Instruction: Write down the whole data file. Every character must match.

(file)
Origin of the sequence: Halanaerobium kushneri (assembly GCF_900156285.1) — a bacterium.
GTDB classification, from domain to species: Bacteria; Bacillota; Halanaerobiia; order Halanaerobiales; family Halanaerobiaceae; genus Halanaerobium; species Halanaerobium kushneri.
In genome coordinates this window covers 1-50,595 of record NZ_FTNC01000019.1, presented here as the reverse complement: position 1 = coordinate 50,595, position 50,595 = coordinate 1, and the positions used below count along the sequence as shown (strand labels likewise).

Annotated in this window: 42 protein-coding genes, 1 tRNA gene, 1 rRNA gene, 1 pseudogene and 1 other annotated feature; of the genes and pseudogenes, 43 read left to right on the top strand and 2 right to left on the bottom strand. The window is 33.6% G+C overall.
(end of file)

Origin of the sequence: Halanaerobium kushneri (assembly GCF_900156285.1) — a bacterium.
GTDB classification, from domain to species: Bacteria; Bacillota; Halanaerobiia; order Halanaerobiales; family Halanaerobiaceae; genus Halanaerobium; species Halanaerobium kushneri.
In genome coordinates this window covers 1-50,595 of record NZ_FTNC01000019.1, presented here as the reverse complement: position 1 = coordinate 50,595, position 50,595 = coordinate 1, and the positions used below count along the sequence as shown (strand labels likewise).

Annotated in this window: 42 protein-coding genes, 1 tRNA gene, 1 rRNA gene, 1 pseudogene and 1 other annotated feature; of the genes and pseudogenes, 43 read left to right on the top strand and 2 right to left on the bottom strand. The window is 33.6% G+C overall.